L. Johnson, Esquire, Deputy Attorney General, Delaware
Department of Justice, Attorney for the State.
Christopher S. Koyste, Esquire, Attorney for the Defendant.
COMMISSIONER'S REPORT AND RECOMMENDATION ON
DEFENDANT'S MOTION FOR POSTCONVICTION RELIEF
BRADLEY V. MANDMG, COMMISSIONER.
21st day of January, 2017, upon consideration of
defendant Darius Harden's amended motion for
postconviction relief (hereinafter "Motion"), I
find and recommend the following:
and Procedural Background
8, 2013, Harden was indicted by a Grand Jury for the crimes
of Home Invasion, Assault in the Second Degree, Terroristic
Threatening, Theft, Offensive Touching and Endangering the
Welfare of a Child. On March 10, 2014, Harden pleaded guilty
to one count of Assault in the Second Degree. A presentence
investigation was order and sentencing occurred on May 30,
2014. As contemplated by the express terms of the guilty plea
agreement signed by Harden, the State filed a motion to
declare him a Habitual Offender pursuant to 11 Del.
C. §4214(a). Harden's plea agreement was a
global one in that it encompassed two separate cases and a
pending violation of probation. As part of the plea
agreement, the State agreed to cap its Level V recommendation
at 15 years. At sentencing, Harden was declared a Habitual
Offender and sentenced to 18 years at Level V with no
probation to follow.
did not appeal his conviction to the Delaware Supreme Court.
However, Harden did file a motion for reduction of sentence
pursuant to Superior Court Crim. Rule 35(a). This motion was
denied by the sentencing judge on December 1,
2014. Harden then timely filed his first pro
se motion for postconviction relief in this case on May
to Superior Ct. Crim. Rule 62, Harden's Motion was
referred to the undersigned Commissioner on June 15, 2015.
Based upon my initial review of Harden's Motion I did not
see the need for an evidentiary hearing. Following a review
of Harden's pro se motion I ordered a transcript
of the May 30, 2014 sentencing hearing. It should be
noted that Harden was represented by two different lawyers,
both of whom filed an affidavit in response to Harden's
pro se claims. Harden was represented by the
Honorable Ferris F. Wharton up to and including the entry of
his guilty plea. Upon Judge Wharton's appointment to the
Superior Court, Harden's case was transferred to
Assistant Public Defender Joseph M. Leager, Jr., who
represented him at sentencing.
3, 2015, the day before the most recent version of Rule 61
took effect, Harden filed a motion for appointment of
counsel. On July 13, 2015, the Honorable Vivian L. Medinilla,
who was also the sentencing judge, granted Harden's
motion for appointment of counsel. Due to a shortage of
available lawyers, the Office of Conflicts Counsel was not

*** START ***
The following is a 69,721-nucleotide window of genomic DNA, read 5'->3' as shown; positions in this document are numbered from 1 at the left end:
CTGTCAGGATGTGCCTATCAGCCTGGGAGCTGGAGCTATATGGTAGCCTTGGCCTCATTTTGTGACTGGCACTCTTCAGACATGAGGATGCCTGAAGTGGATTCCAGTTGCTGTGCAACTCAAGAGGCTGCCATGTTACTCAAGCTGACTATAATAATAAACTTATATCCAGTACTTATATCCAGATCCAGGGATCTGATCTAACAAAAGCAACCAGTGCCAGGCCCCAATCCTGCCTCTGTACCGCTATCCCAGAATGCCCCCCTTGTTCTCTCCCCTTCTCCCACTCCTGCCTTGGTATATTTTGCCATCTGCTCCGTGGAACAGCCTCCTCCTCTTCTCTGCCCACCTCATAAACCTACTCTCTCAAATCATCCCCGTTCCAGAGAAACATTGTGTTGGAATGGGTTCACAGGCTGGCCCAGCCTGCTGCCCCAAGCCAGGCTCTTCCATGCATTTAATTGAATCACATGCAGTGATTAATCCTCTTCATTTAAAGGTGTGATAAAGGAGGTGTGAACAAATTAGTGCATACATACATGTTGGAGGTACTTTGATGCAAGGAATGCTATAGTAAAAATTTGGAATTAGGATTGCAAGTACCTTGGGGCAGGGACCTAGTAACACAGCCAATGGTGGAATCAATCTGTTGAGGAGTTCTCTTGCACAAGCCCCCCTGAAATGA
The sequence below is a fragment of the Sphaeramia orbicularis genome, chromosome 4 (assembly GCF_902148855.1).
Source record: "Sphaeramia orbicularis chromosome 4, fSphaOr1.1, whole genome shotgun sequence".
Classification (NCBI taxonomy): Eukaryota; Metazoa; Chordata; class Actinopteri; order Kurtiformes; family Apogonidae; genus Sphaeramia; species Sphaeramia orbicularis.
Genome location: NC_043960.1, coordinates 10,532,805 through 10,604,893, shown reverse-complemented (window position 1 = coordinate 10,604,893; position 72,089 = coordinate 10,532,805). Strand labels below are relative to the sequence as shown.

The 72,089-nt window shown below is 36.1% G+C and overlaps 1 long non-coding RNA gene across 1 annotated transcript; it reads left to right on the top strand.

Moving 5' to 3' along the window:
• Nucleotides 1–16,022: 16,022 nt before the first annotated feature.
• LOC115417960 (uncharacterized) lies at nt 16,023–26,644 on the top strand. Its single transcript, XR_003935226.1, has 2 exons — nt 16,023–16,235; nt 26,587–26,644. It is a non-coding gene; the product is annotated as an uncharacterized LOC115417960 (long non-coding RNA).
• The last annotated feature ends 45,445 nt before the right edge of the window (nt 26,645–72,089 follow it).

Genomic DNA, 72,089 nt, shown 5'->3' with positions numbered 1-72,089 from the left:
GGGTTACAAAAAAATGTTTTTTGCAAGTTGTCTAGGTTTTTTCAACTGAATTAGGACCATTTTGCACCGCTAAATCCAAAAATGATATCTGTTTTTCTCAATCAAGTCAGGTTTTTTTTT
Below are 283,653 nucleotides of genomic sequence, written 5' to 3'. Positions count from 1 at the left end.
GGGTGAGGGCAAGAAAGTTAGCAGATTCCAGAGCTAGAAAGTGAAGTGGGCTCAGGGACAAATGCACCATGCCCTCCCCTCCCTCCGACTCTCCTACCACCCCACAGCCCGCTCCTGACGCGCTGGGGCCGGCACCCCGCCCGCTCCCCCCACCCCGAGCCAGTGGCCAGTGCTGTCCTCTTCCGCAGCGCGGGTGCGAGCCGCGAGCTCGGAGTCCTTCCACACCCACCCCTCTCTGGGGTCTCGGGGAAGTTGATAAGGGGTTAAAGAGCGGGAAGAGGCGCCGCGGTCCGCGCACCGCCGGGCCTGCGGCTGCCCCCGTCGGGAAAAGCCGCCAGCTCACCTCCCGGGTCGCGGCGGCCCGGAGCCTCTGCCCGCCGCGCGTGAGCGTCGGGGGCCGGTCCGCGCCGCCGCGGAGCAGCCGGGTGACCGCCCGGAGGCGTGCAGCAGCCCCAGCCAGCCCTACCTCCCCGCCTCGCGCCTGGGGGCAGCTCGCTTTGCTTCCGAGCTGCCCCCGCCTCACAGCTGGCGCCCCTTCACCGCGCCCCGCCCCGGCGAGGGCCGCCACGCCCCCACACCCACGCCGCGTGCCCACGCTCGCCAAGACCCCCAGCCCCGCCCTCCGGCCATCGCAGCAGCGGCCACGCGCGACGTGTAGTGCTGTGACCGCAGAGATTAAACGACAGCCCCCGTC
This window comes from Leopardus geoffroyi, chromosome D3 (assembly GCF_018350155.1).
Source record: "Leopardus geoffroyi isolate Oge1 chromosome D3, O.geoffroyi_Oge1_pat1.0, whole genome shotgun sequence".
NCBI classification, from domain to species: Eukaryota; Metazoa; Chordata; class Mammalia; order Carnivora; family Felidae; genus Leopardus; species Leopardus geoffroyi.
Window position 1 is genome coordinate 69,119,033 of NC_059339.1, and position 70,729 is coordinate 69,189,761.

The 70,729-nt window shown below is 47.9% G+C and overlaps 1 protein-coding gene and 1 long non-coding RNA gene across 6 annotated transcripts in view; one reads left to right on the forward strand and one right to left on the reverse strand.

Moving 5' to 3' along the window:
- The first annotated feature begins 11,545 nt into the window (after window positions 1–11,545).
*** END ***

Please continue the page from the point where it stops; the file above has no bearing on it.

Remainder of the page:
able to appoint counsel to represent Harden for his
postconviction motion until March 24, 2016. On April 26,
2016, 1 issued a new scheduling order that required Mr.
Leager and the State to file responses to the amended Motion.
On July 18, 2016, with the assistance of counsel, Harden
filed an amended Motion for postconviction relief and raised
the following two claims:
Ground one: Sentencing counsel was ineffective for
failing to meet with Mr. Harden prior to the sentencing
hearing to develop a sentencing strategy and to prepare Mr.
Harden on providing a mitigating allocution, resulting in
prejudice to Mr. Harden .
Ground two: If sentencing counsel's statements
at the sentencing hearing were not made with a strategic
purpose, then sentencing counsel was ineffective, resulting
in prejudice to Mr. Harden .
August 17, 2017, Mr. Leager filed a supplemental affidavit in
response to Harden's amended Motion. On October 14, 2016,
the State filed its Memorandum In Opposition to Harden's
Motion. On November 16, 2016, Harden filed his Reply to the
prevail on an ineffective assistance of counsel claim, a
defendant must meet the two-pronged Strickland test
by showing that: (1) counsel performed at a level "below
an objective standard of reasonableness" and that, (2)
the deficient performance prejudiced the
defense. The first prong requires the defendant to
show by a preponderance of the evidence that defense counsel
was not reasonably competent, while the second prong requires
the defendant to show that there is a reasonable probability
that, but for defense counsel's unprofessional errors,
the outcome of the proceedings would have been
court examines a claim of ineffective assistance of counsel,
it may address either prong first; where one prong is not
met, the claim may be rejected without contemplating the
other prong. Mere allegations of ineffectiveness will
not suffice; instead, a defendant must make and substantiate
concrete allegations of actual prejudice. An error by
defense counsel, even if professionally unreasonable, does
not warrant setting aside the judgment of conviction if the
error had no effect on the judgment.
considering post-trial attacks on counsel,
Strickland cautions that trial counsel's
performance should be reviewed from his or her perspective at
the time decisions were being made. A fair assessment of
attorney performance requires that every effort be made to
eliminate the distorting efforts of ...